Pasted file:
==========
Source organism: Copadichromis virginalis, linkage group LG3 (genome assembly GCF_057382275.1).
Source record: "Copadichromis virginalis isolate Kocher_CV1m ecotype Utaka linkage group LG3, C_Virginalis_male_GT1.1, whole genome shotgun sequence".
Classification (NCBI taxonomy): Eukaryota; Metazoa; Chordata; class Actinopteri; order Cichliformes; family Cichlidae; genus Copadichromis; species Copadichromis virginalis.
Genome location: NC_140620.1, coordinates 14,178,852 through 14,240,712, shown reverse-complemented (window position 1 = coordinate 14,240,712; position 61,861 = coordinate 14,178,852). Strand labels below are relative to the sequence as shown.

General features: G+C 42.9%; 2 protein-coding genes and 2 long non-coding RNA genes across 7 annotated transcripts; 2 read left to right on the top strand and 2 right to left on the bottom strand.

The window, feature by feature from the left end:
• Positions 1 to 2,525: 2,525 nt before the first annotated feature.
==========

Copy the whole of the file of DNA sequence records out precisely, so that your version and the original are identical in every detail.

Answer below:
Source organism: Copadichromis virginalis, linkage group LG3 (genome assembly GCF_057382275.1).
Source record: "Copadichromis virginalis isolate Kocher_CV1m ecotype Utaka linkage group LG3, C_Virginalis_male_GT1.1, whole genome shotgun sequence".
Classification (NCBI taxonomy): Eukaryota; Metazoa; Chordata; class Actinopteri; order Cichliformes; family Cichlidae; genus Copadichromis; species Copadichromis virginalis.
Genome location: NC_140620.1, coordinates 14,178,852 through 14,240,712, shown reverse-complemented (window position 1 = coordinate 14,240,712; position 61,861 = coordinate 14,178,852). Strand labels below are relative to the sequence as shown.

General features: G+C 42.9%; 2 protein-coding genes and 2 long non-coding RNA genes across 7 annotated transcripts; 2 read left to right on the top strand and 2 right to left on the bottom strand.

The window, feature by feature from the left end:
• Positions 1 to 2,525: 2,525 nt before the first annotated feature.